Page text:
There appears to be a lot of focus on delays in delivering the next Boeing 787s to United Airlines–which has received one–but neither Boeing or United is saying what’s behind the delays. (Update, Dec. 1: one of the three was delivered yesterday.)
According to the Ascend data base, line numbers 45, 50 and 52 are supposed to be delivered this year and 55 and 77 are supposed to be delivered in January. All are with GEnx engines.
Here are some possible reasons for the delay:
- Rework is the obvious one. The first “clean” airplane to come off the Boeing assembly line in Everett was around line #66. The lower the line number, the more rework. UAL’s line numbers are higher, but rework is still necessary.
- GEnx engines. The failures on the 787 and 747-8 GEnx engines were unrelated and, as these things go, not especially severe, but fixing them is, we are told, complex for engines already assembled. Qatar refused delivery of its first 787 because of the GEnx issue. Contractually delivery has been accepted but the airline also wanted additional IFE (inflight entertainment equipment) installed and physically hasn’t accepted delivery. So…
- IFE upgrades: These UAL 787s were ordered by Continental Airlines prior to the merger and it’s been reported in the press that the delays in Boeing’s delivery left UA/CO will older, less sophisticated Buyer Furnished Equipment (the IFE). Maybe UAL wants more current IFE?
We were asked by media if this is another blow to the 787 program. We don’t think so. At this point, we haven’t heard of anything about the reason for the delay and pretty well shrugged it off anyway.
Meanwhile, Airbus is in talks with at least some of its A380 customers seeking compensation for the operational interruptions resulting from required inspections related to wing rub brace cracking. Compensation could amount to millions of Euros per customer.
The same writer prepared this piece on transport aircraft, including the Boeing C17, Lockheed C130 and Alenia C27J (purchased and subsequently rejected by the US DOD).
MAX BBJs: Boeing is offering 737-8/9 MAX BBJs but not, as yet, a 7 MAX BBJ. Boeing says it is still studying a 7 MAX BBJ. there have so far been no orders for the 7 MAX.
Airbus ACJ A318: Airbus says it’s offering an enhanced A318 Airbus Corporate Jet. Improvements are mainly to the interior, though the press release says, “These include Sharklets on the wingtips, which make the aircraft look nicer….” The Boeing and Airbus announcements were at the NBAA trade show.
Oops by Cantwell: Sen. Maria Cantwell (D-WA) is running for reelection. One of her TV ads is called The Hub, in which she promotes Washington State as the Hub for aerospace and her work in Congress on behalf of Boeing.
Only there was a big Oops in the first version: it opened with stock footage of US Airways Airbus A320s. Not only were these not Boeing airplanes, US Airways hasn’t ordered a Boeing since Steve Wolf was CEO–nor has America West, now combined with US Airways, ordered a Boeing aircraft since the 757.
The ad ran for some time on KING 5 (NBC-Seattle) until it was scrubbed and replaced with opening stock footage of a Boeing 767.
All YouTube videos containing the Airbuses have been “removed by the user.” Here is the revised ad.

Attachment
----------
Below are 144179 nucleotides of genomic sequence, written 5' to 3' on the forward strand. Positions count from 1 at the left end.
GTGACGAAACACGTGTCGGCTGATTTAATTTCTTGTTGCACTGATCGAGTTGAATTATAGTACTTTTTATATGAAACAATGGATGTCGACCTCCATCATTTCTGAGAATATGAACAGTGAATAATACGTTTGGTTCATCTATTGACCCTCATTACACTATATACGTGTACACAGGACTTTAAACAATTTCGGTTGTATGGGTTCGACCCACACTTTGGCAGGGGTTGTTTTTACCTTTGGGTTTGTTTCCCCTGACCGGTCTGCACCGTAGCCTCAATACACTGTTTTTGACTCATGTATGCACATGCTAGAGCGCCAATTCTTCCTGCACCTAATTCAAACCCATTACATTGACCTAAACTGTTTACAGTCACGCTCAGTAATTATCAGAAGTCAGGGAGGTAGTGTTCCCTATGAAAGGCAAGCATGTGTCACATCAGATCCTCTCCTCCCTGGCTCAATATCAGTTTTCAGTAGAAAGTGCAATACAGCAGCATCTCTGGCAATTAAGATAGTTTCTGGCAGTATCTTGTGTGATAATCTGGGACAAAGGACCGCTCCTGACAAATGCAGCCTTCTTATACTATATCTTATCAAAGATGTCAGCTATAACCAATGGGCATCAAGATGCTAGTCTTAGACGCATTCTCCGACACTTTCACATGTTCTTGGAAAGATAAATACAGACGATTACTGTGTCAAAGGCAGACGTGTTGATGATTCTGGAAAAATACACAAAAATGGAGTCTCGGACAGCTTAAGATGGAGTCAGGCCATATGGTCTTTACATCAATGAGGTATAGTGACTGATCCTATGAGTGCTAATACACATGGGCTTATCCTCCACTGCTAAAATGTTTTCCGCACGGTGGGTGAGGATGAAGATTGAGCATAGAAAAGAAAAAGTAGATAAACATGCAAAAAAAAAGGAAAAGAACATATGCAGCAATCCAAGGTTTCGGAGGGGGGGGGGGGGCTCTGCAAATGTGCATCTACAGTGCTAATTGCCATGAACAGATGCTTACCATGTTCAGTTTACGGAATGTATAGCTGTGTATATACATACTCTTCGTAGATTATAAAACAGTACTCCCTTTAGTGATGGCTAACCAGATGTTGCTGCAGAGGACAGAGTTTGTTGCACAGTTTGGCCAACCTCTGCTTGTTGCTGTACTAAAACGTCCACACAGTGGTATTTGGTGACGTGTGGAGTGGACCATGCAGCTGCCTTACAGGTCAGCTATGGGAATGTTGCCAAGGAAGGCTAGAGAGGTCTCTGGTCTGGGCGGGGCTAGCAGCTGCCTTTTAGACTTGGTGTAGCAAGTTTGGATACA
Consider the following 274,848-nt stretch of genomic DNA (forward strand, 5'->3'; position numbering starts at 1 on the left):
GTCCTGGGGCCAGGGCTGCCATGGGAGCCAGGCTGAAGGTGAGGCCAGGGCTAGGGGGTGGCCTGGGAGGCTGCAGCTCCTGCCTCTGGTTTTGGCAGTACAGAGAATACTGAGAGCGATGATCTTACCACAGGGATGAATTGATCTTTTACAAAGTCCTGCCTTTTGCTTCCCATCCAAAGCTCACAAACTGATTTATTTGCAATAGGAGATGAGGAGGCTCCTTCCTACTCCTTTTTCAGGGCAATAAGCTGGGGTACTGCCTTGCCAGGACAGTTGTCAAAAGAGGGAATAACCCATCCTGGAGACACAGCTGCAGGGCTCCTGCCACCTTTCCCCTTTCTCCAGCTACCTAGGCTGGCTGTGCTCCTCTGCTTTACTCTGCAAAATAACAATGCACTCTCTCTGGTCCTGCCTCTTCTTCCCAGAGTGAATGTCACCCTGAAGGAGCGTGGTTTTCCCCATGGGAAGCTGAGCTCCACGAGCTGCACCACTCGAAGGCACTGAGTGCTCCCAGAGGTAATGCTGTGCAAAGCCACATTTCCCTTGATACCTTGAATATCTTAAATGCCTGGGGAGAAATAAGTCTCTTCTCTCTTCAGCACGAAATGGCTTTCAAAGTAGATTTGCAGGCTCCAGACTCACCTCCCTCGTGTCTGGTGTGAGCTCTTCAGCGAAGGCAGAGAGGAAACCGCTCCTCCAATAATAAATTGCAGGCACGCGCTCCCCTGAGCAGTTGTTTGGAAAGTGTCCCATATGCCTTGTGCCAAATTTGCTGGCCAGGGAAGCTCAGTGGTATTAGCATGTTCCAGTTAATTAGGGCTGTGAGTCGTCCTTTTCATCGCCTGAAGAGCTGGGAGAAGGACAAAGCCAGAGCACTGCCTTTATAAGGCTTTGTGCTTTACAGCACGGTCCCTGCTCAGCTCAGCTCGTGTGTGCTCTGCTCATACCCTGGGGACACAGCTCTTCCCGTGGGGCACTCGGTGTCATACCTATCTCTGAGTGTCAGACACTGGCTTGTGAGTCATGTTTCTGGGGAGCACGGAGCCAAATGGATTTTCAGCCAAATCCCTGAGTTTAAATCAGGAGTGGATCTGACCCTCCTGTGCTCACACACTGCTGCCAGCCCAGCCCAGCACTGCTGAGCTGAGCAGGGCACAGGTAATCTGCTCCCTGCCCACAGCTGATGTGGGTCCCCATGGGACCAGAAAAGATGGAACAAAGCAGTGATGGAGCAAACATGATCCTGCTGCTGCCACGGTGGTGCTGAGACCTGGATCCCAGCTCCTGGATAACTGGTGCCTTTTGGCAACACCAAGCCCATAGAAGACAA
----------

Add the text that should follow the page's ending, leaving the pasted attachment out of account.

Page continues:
Someone in Cantwell’s campaign really muffed this one.
Positive SPEEA talks: Last Friday, Boeing and SPEEA each released statements indicating negotiations have taken a positive turn. The Seattle Times sums it up here.
Boeing outsourcing: In an election where outsourcing is a major political campaign issue, The Seattle Times reports Boeing wants to outsource more work to Mexico. Here is Boeing’s letter, via The Times.
MAX v NEO: Here is an excellent set of tables updating the orders between the 737 MAX and the A320 NEO. According to the analysis, Airbus right now has a 63% market share for the airframe. On the NEO, where two engines are offered, CFM has a 41% share vs PW’s 39% share with the remainder undecided.
Odds and Ends: Airbus–60% of single aisle market; 777X customer meeting and EIS; advancing A350-1000
Airbus Market Share: Airbus figures it will keep around a 60% market share for single-aisles, according to this Reuters story. Boeing is going to beat Airbus handily for sales this year with the conversion of hundreds of MAX commitments to firm orders, but Airbus’ runaway success with the NEO program is a tough hill to climb for Boeing. A more telling market share story will likely come next year, after the orgy of sales is over for both companies and market stability returns.
777X Customer Meeting and EIS: With all the talk about what Boeing is planning with the 777X, there is a customer meeting in Seattle next week (a routine event) to talk about the aircraft, several who are planning to attend tell us. The 777X came up during the Boeing earnings call yesterday and Boeing CEO Jim McNerney said this about EIS: “Well, we are looking at the end of the decade [or] the beginning of the next decade…. [Emphasis added.] Our customers would like it sooner…. We have a robust dialogue going out with our customers right now to make sure we get it right.”
Note the comment about the beginning of “next decade.” Up until now, Boeing has been saying consistently that EIS would be the “end of this decade.” We’ve been hearing from our sources that EIS might slip to the beginning of the next decade, but as far as we can tell, this is the first public acknowledgement.
Airbus this week said it might advance EIS of the A350-1000 from 2017. If Airbus could achieve this, and if Boeing were to slip EIS of the 777X from 2019 to early next decade, Airbus could have an advantage with the 1000. Even if Boeing stuck with 2019, an advance by Airbus would give it a two or more year advantage (similar timing of the NEO vs MAX).
The sport game continues.